Monkeys. In cowboy hats. With big moustaches. Isn't that enough to earn Boom Blox a Gold Award? We reckon so, but thankfully EA's collaboration with Steven Spielberg to develop a decidedly casual puzzle game warrants one anyway, whether it has monkey bandits or not. While there's no denying that Boom Blox is about as casual as puzzle games get, it's still the kind of game that proper gamers can get into too. Indeed, there's a whole level of depth here that most casual players won't even dream of dipping their toes in, leaving a vast ripple-free pool of creative freedom for the more hardcore element to dive straight into.
New Kid On The Blox
Although it's based around six different concepts, Boom Blox is nothing if not accessible - you simply point the Remote, hold down A and then either throw or move to perform an action. The trick, however, is knowing where and when to do such actions and with over 300 levels split into varying difficulties, working that out takes a long while.
Knocking Gem Blox off their perches in the least number of throws, pulling out Point Blox without upsetting their point-stealing brethren (ala Jenga, but in a way that actually works on Wii), setting off chain reactions of Bomb Blox and more besides; each concept plays host to its own range of levels, and each requires its own thought-provoking approach.
Not surprisingly, it's all about strategy. Sure, you can clear most of the levels if you just pummel away at them with repeated throws or just yank blocks until they come crashing down, but that won't net you the gold medals. And trust us, you'll want the gold medals. Not just for your own self-satisfaction, but also because getting them earns you more tools, parts and characters for the Create Mode. It's this approach, this constant demand for self-improvement, that drives Boom Blox forward and makes it not only loads of fun but also much deeper than its casual stylings would have you believe.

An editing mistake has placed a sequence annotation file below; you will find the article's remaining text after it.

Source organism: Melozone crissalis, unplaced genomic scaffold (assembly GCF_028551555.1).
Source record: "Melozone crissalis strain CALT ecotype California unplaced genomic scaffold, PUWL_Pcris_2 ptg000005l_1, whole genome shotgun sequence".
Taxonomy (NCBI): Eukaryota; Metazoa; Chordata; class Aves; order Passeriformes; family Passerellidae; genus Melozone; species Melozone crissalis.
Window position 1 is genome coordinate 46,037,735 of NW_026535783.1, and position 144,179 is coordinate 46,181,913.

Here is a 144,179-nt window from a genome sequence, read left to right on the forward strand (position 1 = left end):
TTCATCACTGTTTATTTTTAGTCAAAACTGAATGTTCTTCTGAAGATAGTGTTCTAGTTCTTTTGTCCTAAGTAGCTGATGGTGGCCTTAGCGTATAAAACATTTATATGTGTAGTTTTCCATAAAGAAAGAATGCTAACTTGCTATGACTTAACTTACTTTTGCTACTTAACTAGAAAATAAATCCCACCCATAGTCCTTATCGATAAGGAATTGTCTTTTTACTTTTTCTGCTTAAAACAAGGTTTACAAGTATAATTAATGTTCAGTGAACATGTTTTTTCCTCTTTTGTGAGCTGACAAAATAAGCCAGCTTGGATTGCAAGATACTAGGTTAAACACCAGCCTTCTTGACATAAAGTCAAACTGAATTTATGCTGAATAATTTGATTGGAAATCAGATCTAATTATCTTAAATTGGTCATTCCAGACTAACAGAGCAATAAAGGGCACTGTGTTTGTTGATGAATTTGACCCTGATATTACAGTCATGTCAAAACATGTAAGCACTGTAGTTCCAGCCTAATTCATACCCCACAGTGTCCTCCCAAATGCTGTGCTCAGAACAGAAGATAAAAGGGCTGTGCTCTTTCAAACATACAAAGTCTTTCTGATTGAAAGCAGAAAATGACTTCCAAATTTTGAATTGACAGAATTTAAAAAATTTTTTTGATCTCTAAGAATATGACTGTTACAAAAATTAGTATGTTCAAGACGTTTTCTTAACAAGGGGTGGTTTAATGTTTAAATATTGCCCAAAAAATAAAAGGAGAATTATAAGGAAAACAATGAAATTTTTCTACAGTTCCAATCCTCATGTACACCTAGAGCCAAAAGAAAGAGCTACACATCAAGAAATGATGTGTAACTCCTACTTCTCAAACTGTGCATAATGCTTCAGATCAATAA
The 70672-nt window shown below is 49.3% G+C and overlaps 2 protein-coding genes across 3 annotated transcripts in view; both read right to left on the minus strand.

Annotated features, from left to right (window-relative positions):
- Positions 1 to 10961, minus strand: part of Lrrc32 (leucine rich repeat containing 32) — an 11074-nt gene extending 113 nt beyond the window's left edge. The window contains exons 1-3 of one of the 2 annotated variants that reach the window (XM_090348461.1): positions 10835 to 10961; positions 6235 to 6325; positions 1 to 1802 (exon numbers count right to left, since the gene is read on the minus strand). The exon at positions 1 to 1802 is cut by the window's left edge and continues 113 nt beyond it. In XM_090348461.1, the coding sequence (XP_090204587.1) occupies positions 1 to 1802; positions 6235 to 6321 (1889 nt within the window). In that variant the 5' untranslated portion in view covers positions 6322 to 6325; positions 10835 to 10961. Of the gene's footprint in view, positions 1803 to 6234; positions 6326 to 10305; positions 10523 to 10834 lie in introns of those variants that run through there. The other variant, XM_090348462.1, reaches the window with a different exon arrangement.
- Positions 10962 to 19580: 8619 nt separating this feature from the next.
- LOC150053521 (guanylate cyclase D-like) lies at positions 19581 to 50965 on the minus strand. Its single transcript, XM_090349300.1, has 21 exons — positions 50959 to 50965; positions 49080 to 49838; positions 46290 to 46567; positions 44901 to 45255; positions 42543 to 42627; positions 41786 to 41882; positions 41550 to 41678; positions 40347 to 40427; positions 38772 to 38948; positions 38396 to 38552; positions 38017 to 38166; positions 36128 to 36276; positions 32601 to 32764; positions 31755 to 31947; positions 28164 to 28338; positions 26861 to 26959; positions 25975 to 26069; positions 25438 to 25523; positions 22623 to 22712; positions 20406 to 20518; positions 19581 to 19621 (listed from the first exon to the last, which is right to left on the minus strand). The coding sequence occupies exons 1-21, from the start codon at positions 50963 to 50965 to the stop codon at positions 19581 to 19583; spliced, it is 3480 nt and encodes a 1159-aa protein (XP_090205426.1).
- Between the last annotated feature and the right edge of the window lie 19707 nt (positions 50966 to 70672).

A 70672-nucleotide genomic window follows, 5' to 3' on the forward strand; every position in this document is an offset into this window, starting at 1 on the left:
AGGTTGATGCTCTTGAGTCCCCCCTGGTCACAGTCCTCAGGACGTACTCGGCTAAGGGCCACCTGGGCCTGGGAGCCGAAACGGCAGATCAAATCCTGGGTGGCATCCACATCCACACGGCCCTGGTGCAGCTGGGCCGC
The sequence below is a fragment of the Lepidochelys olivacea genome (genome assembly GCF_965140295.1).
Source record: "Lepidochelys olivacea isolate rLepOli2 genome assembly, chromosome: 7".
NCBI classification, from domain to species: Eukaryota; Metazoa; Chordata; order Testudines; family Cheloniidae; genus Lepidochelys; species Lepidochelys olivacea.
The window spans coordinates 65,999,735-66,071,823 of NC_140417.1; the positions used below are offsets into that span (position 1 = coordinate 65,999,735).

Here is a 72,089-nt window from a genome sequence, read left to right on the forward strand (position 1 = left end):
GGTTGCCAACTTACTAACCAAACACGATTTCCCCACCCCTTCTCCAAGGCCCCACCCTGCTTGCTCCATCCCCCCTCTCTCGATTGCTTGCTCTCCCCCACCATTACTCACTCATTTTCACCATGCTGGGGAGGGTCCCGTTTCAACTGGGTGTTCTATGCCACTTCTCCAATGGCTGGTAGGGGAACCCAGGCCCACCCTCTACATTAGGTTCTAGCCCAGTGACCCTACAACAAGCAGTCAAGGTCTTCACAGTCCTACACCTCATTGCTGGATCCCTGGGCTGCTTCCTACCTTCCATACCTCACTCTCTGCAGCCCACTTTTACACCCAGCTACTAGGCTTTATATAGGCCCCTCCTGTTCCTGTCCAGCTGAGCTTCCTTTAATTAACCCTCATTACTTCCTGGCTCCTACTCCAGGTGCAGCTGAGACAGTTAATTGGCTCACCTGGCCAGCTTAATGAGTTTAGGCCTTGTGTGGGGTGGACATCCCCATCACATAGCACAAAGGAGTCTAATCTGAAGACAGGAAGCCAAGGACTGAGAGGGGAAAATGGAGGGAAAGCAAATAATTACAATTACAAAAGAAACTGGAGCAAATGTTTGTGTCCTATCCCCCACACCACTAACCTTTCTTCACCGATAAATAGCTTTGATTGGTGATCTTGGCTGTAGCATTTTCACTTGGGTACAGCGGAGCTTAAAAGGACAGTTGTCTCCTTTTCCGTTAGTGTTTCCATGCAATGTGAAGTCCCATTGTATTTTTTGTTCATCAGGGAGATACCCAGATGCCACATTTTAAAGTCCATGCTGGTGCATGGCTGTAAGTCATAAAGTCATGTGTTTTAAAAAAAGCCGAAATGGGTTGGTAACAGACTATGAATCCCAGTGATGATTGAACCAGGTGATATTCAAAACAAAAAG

Blox Rockin' Beats
There's much more too. For instance, the Create Mode, with its option to either make a level from scratch or edit existing ones and then share them over Wi-Fi with your friends, is where we suspect most hardened gamers will get their kicks. The 24 multiplayer modes (each offering their own array of levels) are nearly all great, particularly the competitive ones that see you throw, blast, grab and attack each other with all manner of blocks.
In fact, it's only the Adventure mode, creatively directed by Spielberg himself and offering 12 unique styles of gameplay, that throws up a red flag purely because the final ghost-themed quarter is rather weak and not as fun as what comes before it.
However, when three slightly lacking game styles are only a small portion of the overall package, it's easier to overlook the weaknesses in favour of the strengths. As an example of how a vaguely familiar idea can be turned into something unique and interesting, Boom Blox succeeds massively. As providing a community for exchanging new levels and ideas develops, we can see this one lasting for a long time.